Despite treasurers and finance directors becoming more and more concerned about the impact that increasing life expectancy may have on the financial viability of their defined benefit (DB) pension scheme, few to date have transacted on a longevity risk-transfer deal.
TMI asked Matthew Bale, Director and co-Head of Client Solutions at PensionsFirst, how sponsors should assess the value-for-money offered by such solutions.
Longevity risk has fast risen to the top of many corporate treasurers’ agendas. Why is this?
Life expectancy has increased considerably over the past 50 years in the western world. What is more, this trend shows little sign of stopping. In response, actuaries have adopted increasingly conservative assumptions around longevity – driving up pension scheme liability valuations as more members are expected to live further and further into their 90s and beyond. Indeed, FTSE 100 pension schemes increased their assumptions on how long their members will live by an average of five months last year – the fourth consecutive year that they have made such an increase in their longevity estimates.
And because the financial health of so many of the UK’s large public companies is intrinsically linked to their DB pension schemes, many treasurers and finance directors are rightly convinced that improvements in mortality rates spell a real threat to their company’s financial survival. Against this backdrop, it is clear why the management of longevity risk has now become an issue of good corporate governance and why schemes are interested in hedging the risk in the nascent longevity swap market.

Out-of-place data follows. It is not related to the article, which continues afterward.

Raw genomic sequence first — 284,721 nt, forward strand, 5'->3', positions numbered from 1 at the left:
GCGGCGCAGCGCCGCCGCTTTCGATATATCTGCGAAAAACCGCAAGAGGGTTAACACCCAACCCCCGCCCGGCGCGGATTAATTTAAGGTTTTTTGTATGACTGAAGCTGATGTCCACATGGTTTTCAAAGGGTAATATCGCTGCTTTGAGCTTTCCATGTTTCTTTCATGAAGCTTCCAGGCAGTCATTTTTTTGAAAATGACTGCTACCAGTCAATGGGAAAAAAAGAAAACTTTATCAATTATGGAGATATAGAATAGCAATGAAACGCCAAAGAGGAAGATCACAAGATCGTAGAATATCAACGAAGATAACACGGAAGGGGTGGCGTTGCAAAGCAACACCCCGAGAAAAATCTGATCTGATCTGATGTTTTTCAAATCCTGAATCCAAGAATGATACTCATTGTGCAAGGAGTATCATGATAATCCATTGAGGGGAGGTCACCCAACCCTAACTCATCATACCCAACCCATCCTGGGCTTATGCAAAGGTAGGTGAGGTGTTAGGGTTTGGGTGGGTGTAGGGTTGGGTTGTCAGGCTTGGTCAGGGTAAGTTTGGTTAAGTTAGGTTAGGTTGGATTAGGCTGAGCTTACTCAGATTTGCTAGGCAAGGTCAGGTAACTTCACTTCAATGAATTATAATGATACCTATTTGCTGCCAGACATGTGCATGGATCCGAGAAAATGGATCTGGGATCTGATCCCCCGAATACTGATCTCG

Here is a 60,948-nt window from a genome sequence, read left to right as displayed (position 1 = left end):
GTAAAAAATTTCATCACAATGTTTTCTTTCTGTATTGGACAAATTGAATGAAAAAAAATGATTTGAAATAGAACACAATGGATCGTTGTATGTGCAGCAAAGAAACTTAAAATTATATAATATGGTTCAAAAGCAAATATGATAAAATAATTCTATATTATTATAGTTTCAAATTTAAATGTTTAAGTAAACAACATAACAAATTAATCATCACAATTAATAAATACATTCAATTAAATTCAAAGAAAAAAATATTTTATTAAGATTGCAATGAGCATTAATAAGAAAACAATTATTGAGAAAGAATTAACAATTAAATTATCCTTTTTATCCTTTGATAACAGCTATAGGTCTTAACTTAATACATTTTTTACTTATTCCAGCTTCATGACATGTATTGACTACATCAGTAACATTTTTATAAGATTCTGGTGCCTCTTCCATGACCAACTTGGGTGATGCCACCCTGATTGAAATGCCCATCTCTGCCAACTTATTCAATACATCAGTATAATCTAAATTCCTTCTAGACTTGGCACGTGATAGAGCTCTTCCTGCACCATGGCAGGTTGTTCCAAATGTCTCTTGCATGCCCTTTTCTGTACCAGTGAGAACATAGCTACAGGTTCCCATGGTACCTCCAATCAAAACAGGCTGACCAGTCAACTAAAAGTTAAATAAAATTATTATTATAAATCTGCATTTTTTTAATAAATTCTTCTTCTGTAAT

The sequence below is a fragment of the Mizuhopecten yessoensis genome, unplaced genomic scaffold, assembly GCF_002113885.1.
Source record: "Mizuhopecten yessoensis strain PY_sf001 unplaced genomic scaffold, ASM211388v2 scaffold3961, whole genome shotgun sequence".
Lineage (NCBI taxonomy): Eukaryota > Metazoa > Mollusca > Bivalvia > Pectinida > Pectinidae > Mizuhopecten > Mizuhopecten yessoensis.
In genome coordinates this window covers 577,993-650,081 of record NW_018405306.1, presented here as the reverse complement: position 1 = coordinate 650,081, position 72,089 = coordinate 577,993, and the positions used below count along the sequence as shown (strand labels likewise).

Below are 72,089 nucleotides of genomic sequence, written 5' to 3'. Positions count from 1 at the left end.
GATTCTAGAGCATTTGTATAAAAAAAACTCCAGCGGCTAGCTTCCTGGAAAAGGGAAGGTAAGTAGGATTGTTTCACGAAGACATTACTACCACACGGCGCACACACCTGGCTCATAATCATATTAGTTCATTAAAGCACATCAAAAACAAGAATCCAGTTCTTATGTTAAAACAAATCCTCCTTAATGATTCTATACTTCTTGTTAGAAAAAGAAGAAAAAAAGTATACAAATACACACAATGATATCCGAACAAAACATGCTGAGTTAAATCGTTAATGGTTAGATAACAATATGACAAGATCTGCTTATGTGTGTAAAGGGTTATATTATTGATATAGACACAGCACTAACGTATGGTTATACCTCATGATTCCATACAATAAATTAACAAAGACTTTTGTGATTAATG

And are longevity swaps an effective means of hedging this longevity risk?
Yes, they can be effective. In a longevity swap the counterparty (usually an insurance company or a bank) agrees to meet the actual benefits payments made to the pension scheme members, regardless of how long they live (the floating leg of the swap). And in exchange, the pension scheme meets a fixed schedule of payments to the counterparty (the fixed leg of the swap). With such a hedge in place, a scheme is no longer exposed to the risk that members live longer than expected and can, as such, fix its liabilities with respect to longevity risk.